submitting a renewal application on her behalf;
• Count 2: A violation of the Fifth Amendment’s
guarantee of procedural due process, based upon the
constructive revocation of the November 2015 permit;
• Count 3: A violation of the due process clause based
upon the vagueness of Titles 12A and 24 of the D.C. Municipal
Regulations (“DCMR”), and the Mayor’s Order
• Count 4: A violation of substantive due process;
• Count 5: Requesting a declaratory judgment affirming
the validity of the November 2015 permit;
• Count 6: Requesting a declaratory judgment affirming
the lawfulness of the tree house under 24 DCMR § 109.3
as it existed in 2015;
• Count 7: A violation of 42 U.S.C. § 1983 against
defendants Marcou and Stokes (Count 7); and
• Count 8: A violation of 42 U.S.C. § 1983 against
the District of Columbia.
Am. Compl. ¶¶ 99–180. Plaintiffs also request
injunctive relief vacating the January 28, 2016 PSC denial of
the renewed permit application and prohibiting DDOT from
levying any future fines on plaintiffs for their tree house.
Id. at 51, Prayer for Relief.
survive a [Rule 12(b)(6)] motion to dismiss, a complaint must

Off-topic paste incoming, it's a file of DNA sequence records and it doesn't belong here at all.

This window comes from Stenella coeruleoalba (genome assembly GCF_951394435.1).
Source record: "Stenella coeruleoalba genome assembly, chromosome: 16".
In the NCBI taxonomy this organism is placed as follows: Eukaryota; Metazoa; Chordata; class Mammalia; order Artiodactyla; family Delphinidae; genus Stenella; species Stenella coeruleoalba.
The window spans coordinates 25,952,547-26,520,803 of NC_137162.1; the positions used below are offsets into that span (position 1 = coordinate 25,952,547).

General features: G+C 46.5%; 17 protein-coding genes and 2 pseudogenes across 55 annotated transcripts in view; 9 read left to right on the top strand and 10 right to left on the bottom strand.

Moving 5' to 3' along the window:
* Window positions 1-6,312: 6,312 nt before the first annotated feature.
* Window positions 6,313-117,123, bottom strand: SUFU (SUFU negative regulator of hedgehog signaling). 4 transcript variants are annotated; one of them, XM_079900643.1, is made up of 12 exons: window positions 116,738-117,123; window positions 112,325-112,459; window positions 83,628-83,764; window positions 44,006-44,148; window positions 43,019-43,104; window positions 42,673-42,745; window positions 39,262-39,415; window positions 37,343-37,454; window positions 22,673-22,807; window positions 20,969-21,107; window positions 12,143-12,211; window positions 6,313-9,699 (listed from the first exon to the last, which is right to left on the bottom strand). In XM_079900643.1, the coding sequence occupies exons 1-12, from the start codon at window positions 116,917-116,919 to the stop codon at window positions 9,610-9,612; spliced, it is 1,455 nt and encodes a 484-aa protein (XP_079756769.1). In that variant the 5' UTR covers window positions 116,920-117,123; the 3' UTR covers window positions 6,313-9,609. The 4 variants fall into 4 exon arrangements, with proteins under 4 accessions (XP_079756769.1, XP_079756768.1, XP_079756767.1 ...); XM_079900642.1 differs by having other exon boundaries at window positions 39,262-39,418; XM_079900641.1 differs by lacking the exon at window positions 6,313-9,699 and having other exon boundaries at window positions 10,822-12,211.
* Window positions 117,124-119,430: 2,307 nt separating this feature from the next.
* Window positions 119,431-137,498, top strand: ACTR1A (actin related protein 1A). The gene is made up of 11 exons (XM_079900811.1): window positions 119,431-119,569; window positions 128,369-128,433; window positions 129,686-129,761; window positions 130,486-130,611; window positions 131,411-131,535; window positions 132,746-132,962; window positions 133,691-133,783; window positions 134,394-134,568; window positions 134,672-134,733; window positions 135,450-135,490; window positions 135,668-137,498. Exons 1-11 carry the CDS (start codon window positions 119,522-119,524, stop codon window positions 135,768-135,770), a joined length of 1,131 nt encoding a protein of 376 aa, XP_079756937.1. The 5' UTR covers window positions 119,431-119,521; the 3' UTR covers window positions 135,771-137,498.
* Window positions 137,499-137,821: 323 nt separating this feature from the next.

contain sufficient factual matter, accepted as true, to state
a claim to relief that is plausible on its face.”
Ashcroft v. Iqbal, 556 U.S. 662, 678 (2009), quoting
Bell Atl. Corp. v. Twombly, 550 U.S. 544, 570
(2007). In Iqbal, the Supreme Court reiterated the
two principles underlying its decision in Twombly:
“First, the tenet that a court must accept as true all
of the allegations contained in a complaint is inapplicable
to legal conclusions.” Iqbal, 556 U.S. at 678.
And “[s]econd, only a complaint that states a plausible
claim for relief survives a motion to dismiss.”
Id. at 679, citing Twombly, 550 U.S. at
is facially plausible when the pleaded factual content
“allows the court to draw the reasonable inference that
the defendant is liable for the misconduct alleged.”
Iqbal, 556 U.S. at 678. “The plausibility